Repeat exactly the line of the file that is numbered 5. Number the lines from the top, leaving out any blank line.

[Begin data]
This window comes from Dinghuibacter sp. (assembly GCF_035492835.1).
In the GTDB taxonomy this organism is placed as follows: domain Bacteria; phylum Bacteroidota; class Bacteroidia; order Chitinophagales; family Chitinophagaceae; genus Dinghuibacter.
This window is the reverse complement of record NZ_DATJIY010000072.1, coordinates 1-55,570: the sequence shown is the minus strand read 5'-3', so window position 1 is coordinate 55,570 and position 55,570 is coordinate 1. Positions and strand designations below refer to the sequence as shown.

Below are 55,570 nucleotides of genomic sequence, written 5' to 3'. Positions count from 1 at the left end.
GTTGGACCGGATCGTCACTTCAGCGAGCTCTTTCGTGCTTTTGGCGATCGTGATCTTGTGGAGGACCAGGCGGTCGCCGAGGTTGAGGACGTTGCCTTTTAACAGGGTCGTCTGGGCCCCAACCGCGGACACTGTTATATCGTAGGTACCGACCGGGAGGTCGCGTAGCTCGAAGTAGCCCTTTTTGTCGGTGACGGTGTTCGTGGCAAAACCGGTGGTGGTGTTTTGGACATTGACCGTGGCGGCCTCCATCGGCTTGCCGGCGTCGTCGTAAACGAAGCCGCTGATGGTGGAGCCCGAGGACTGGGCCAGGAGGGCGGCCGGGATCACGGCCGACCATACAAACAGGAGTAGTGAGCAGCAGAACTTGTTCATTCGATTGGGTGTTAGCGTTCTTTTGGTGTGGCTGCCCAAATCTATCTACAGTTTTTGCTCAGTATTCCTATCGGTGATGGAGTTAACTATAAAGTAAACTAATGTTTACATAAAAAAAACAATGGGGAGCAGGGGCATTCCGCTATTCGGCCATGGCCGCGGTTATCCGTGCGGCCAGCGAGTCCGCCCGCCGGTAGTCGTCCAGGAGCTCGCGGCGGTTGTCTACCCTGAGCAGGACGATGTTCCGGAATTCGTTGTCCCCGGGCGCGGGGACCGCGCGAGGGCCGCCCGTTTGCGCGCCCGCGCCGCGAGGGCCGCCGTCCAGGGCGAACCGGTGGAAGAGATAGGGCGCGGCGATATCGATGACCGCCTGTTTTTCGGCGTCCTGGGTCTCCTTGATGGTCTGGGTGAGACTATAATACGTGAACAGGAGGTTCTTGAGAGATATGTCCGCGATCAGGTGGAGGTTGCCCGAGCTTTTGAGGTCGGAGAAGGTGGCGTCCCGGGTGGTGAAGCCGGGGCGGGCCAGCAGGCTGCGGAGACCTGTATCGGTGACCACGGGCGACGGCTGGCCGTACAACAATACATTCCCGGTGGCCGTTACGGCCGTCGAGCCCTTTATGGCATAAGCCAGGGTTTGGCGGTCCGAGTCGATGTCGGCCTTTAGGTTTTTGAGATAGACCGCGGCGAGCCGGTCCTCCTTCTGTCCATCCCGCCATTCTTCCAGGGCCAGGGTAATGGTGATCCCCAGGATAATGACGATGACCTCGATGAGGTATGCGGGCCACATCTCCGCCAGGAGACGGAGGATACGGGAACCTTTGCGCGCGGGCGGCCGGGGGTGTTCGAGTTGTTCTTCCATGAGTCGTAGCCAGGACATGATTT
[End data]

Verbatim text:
GTTGGACCGGATCGTCACTTCAGCGAGCTCTTTCGTGCTTTTGGCGATCGTGATCTTGTGGAGGACCAGGCGGTCGCCGAGGTTGAGGACGTTGCCTTTTAACAGGGTCGTCTGGGCCCCAACCGCGGACACTGTTATATCGTAGGTACCGACCGGGAGGTCGCGTAGCTCGAAGTAGCCCTTTTTGTCGGTGACGGTGTTCGTGGCAAAACCGGTGGTGGTGTTTTGGACATTGACCGTGGCGGCCTCCATCGGCTTGCCGGCGTCGTCGTAAACGAAGCCGCTGATGGTGGAGCCCGAGGACTGGGCCAGGAGGGCGGCCGGGATCACGGCCGACCATACAAACAGGAGTAGTGAGCAGCAGAACTTGTTCATTCGATTGGGTGTTAGCGTTCTTTTGGTGTGGCTGCCCAAATCTATCTACAGTTTTTGCTCAGTATTCCTATCGGTGATGGAGTTAACTATAAAGTAAACTAATGTTTACATAAAAAAAACAATGGGGAGCAGGGGCATTCCGCTATTCGGCCATGGCCGCGGTTATCCGTGCGGCCAGCGAGTCCGCCCGCCGGTAGTCGTCCAGGAGCTCGCGGCGGTTGTCTACCCTGAGCAGGACGATGTTCCGGAATTCGTTGTCCCCGGGCGCGGGGACCGCGCGAGGGCCGCCCGTTTGCGCGCCCGCGCCGCGAGGGCCGCCGTCCAGGGCGAACCGGTGGAAGAGATAGGGCGCGGCGATATCGATGACCGCCTGTTTTTCGGCGTCCTGGGTCTCCTTGATGGTCTGGGTGAGACTATAATACGTGAACAGGAGGTTCTTGAGAGATATGTCCGCGATCAGGTGGAGGTTGCCCGAGCTTTTGAGGTCGGAGAAGGTGGCGTCCCGGGTGGTGAAGCCGGGGCGGGCCAGCAGGCTGCGGAGACCTGTATCGGTGACCACGGGCGACGGCTGGCCGTACAACAATACATTCCCGGTGGCCGTTACGGCCGTCGAGCCCTTTATGGCATAAGCCAGGGTTTGGCGGTCCGAGTCGATGTCGGCCTTTAGGTTTTTGAGATAGACCGCGGCGAGCCGGTCCTCCTTCTGTCCATCCCGCCATTCTTCCAGGGCCAGGGTAATGGTGATCCCCAGGATAATGACGATGACCTCGATGAGGTATGCGGGCCACATCTCCGCCAGGAGACGGAGGATACGGGAACCTTTGCGCGCGGGCGGCCGGGGGTGTTCGAGTTGTTCTTCCATGAGTCGTAGCCAGGACATGATTT